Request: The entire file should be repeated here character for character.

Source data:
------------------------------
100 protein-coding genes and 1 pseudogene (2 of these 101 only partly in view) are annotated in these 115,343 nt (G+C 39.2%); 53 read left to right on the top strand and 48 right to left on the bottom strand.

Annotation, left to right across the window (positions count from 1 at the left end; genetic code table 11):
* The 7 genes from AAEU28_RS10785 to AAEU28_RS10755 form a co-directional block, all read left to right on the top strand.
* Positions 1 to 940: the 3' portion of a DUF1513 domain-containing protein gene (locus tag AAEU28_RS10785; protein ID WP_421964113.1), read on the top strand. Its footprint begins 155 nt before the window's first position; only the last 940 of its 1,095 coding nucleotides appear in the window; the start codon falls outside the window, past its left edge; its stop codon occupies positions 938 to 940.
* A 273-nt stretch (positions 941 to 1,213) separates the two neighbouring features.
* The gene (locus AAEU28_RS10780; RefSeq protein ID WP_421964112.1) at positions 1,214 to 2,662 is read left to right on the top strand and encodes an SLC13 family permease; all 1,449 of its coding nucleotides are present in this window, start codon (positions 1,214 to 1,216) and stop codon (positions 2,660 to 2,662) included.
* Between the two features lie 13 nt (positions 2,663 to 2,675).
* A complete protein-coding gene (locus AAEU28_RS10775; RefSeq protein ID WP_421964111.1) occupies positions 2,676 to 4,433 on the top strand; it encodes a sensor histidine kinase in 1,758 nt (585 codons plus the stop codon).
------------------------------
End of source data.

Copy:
100 protein-coding genes and 1 pseudogene (2 of these 101 only partly in view) are annotated in these 115,343 nt (G+C 39.2%); 53 read left to right on the top strand and 48 right to left on the bottom strand.

Annotation, left to right across the window (positions count from 1 at the left end; genetic code table 11):
* The 7 genes from AAEU28_RS10785 to AAEU28_RS10755 form a co-directional block, all read left to right on the top strand.
* Positions 1 to 940: the 3' portion of a DUF1513 domain-containing protein gene (locus tag AAEU28_RS10785; protein ID WP_421964113.1), read on the top strand. Its footprint begins 155 nt before the window's first position; only the last 940 of its 1,095 coding nucleotides appear in the window; the start codon falls outside the window, past its left edge; its stop codon occupies positions 938 to 940.
* A 273-nt stretch (positions 941 to 1,213) separates the two neighbouring features.
* The gene (locus AAEU28_RS10780; RefSeq protein ID WP_421964112.1) at positions 1,214 to 2,662 is read left to right on the top strand and encodes an SLC13 family permease; all 1,449 of its coding nucleotides are present in this window, start codon (positions 1,214 to 1,216) and stop codon (positions 2,660 to 2,662) included.
* Between the two features lie 13 nt (positions 2,663 to 2,675).
* A complete protein-coding gene (locus AAEU28_RS10775; RefSeq protein ID WP_421964111.1) occupies positions 2,676 to 4,433 on the top strand; it encodes a sensor histidine kinase in 1,758 nt (585 codons plus the stop codon).